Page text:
Login | Request Account (DAF staff only)

Demographics, pollination syndrome and conservation status of Macrozamia platyrhachis (Zamiaceae), a geographically restricted Queensland cycad

View Altmetrics

Terry, I., Forster, P.I., Moore, C.J., Roemer, R.B. and Machin, P.J. (2008) Demographics, pollination syndrome and conservation status of Macrozamia platyrhachis (Zamiaceae), a geographically restricted Queensland cycad. Australian Journal of Botany, 56 (4). pp. 321-332.

Full text not currently attached. Access may be available via the Publisher's website or OpenAccess link.

Article Link: http://dx.doi.org/10.1071/BT06202

Publisher URL: http://www.publish.csiro.au


To assess the International Union for Conservation of Nature (IUCN) status of Macrozamia platyrhachis F.M.Bailey, we surveyed this central Queensland cycad for its population abundance and health and its pollinator type and pollination syndrome (thermogenesis and volatile emissions). Plants are locally abundant within the 11 discrete populations surveyed, with an estimated population of 611 315 adult plants. Plants are highly restricted to a small area of occupancy, seed dispersal is nearly non-existent and extreme fires appear to have destroyed almost all seeds and seedlings and decimated the pollinators. Of known Macrozamia pollinators, only the thrips, Cycadothrips chadwicki Mound, were found on cones, and these were found in very low numbers. The pollination syndrome for this cycad appears to be unique, based on two cone traits. For one, thermogenesis peaks in early evening, a contrast with daytime peaks of other Cycadothrips-pollinated Macrozamia, but matches that of the Tranes weevil-pollinated Macrozamia machinii. In addition, cone volatiles include both previously unreported compounds as well as those reported exclusively on either Cycadothrips- or Tranes-pollinated species. Based on its small, fragmented area of occupancy, projected population declines and the unique pollination syndrome, we recommend that M. platyrhachis retain its current status as 'Endangered'. Habitat management plans should stipulate that controlled burns be avoided during cycad coning season and that wildfires be controlled to minimise damage to seedlings and pollinators.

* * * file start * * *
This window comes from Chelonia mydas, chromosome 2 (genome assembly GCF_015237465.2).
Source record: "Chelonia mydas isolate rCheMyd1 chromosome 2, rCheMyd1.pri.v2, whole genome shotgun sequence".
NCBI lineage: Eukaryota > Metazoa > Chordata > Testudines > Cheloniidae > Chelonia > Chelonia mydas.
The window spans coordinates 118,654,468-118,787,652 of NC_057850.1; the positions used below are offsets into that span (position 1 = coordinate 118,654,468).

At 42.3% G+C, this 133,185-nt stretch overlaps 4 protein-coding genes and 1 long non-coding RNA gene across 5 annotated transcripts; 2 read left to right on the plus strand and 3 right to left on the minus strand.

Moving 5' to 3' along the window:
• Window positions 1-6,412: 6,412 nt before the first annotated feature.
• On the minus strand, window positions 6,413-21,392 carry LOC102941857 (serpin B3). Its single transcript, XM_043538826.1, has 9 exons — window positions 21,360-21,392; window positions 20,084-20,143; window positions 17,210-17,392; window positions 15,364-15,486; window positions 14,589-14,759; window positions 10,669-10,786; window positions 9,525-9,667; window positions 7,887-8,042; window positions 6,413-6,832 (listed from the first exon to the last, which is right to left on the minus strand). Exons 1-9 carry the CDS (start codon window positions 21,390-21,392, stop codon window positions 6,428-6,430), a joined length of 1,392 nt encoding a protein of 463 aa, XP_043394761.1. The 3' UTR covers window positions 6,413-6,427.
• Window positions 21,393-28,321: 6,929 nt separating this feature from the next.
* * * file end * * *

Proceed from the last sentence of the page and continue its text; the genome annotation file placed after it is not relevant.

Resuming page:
Item Type:Article
Corporate Creators:Horticulture and Forestry Science
Additional Information:© CSIRO.
Keywords:Australian cycad; seed dispersal; genetic differentiation; Communis zamiaceae; complex zamiaceae; cones; thermogenesis; populations; thrips; mutualisms.
Subjects:Forestry > Conservation and protection
Live Archive:27 Jan 2009 06:04
Last Modified:03 Sep 2021 16:47

Repository Staff Only: item control page